There exist WiKiPedia pages that do explain how single- and double-precision floating-point numbers are formatted – both used by computers – but which are so heavily bogged down with tedious details, that the reader would need to be a Computer Scientist already, to be able to understand them. And in that case, those articles can act as a quick reference. But they would do little, to explain the subject to laypeople. The mere fact that single- and double-precision numbers are explained on the WiKi in two separate articles, could already act as a deterrent for most people to try understanding the basic concepts.

I will try to explain this subject in basic terms.

While computers store data in bits that are organized into words – those words either being 32-bit or 64-bit words on most popular architectures – even by the CPU, those words are interpreted as representing numbers in different ways. One way is either as signed or as unsigned ‘integers’, which is another way of saying ‘whole numbers’. And another is either as 32-bit or as 64-bit floating-point numbers. Obviously, the floating-point numbers are used to express fractions, as well as very large or very small values, as well as fractions which are accurate to a high number of digits ‘after the decimal point’.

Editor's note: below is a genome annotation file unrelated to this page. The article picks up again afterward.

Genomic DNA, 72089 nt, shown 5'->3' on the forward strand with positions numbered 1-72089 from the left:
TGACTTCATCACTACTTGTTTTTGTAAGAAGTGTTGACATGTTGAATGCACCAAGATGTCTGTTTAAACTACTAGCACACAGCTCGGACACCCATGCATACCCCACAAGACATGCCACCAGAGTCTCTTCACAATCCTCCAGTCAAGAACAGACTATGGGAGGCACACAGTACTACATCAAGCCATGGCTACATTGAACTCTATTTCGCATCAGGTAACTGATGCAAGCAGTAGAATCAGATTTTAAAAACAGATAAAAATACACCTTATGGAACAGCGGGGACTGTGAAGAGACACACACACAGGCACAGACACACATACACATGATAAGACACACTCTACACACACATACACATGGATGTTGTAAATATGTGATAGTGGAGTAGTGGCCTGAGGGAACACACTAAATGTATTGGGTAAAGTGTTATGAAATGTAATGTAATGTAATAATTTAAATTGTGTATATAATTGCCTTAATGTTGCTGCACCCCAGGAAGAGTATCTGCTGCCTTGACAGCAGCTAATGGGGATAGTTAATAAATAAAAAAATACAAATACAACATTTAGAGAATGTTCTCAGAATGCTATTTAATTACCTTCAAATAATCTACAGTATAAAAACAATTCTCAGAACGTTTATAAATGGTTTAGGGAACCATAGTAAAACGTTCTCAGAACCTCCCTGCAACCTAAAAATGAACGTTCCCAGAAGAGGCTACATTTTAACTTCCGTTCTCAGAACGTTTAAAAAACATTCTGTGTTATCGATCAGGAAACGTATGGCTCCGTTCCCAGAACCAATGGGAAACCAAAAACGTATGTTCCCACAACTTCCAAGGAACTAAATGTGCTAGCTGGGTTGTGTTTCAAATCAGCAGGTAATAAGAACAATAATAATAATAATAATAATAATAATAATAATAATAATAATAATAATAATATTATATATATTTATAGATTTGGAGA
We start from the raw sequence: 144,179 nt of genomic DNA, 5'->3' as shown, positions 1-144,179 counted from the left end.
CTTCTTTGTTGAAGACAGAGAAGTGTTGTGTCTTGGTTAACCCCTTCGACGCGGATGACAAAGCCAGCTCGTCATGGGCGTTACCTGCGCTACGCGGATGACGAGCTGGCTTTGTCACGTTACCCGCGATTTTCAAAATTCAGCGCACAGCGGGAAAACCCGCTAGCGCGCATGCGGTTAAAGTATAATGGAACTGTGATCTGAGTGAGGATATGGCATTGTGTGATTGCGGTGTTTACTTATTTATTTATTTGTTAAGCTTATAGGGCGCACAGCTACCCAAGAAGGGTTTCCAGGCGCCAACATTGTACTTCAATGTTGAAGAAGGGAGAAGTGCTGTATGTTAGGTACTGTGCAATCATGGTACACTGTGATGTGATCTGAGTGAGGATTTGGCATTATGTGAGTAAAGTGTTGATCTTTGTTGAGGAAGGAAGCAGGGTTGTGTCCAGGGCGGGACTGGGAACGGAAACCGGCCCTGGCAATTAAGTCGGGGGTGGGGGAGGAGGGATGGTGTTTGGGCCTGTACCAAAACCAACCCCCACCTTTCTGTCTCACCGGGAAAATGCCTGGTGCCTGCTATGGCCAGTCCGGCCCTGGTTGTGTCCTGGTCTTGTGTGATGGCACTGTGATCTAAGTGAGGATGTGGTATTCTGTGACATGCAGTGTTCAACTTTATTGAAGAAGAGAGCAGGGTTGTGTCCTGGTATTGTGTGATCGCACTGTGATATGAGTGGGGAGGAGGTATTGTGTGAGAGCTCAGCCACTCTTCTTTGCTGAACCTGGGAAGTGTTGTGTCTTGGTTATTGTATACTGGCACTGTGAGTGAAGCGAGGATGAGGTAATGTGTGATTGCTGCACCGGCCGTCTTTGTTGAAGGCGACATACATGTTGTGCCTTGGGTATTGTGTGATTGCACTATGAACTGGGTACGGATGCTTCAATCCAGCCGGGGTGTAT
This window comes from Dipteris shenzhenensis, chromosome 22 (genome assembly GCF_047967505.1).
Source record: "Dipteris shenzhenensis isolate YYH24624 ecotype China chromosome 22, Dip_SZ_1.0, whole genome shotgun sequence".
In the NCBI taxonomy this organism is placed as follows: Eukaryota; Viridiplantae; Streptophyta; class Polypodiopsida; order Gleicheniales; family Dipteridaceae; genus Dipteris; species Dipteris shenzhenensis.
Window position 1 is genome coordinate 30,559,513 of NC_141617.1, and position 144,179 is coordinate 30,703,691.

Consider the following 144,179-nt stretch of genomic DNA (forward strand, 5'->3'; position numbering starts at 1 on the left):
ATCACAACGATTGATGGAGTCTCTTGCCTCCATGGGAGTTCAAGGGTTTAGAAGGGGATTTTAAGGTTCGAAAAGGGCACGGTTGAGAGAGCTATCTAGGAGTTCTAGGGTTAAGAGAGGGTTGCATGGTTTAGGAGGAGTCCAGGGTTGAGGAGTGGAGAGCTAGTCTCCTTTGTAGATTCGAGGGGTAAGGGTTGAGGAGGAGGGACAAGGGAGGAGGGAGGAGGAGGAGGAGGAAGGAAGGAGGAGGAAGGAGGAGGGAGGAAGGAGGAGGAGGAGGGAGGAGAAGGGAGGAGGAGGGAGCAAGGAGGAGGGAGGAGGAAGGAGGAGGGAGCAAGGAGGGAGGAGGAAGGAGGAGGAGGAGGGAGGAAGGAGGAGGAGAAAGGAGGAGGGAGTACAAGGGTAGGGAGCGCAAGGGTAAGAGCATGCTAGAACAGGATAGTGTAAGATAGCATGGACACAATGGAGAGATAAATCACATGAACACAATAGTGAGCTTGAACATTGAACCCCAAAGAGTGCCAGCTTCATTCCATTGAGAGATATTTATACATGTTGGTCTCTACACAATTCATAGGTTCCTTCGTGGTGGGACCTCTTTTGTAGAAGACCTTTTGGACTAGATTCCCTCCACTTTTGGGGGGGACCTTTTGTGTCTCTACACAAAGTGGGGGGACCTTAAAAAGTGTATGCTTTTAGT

A CPU must be given an exact opcode, to perform Math on the different representations of numbers, where what type of number they are, is already reflected at compile-time, by which opcode has been encoded, to use the numbers. So obviously, some non-trivial Math goes into defining, how these different number-formats work. I’m to focus on the two most-popular floating-point formats.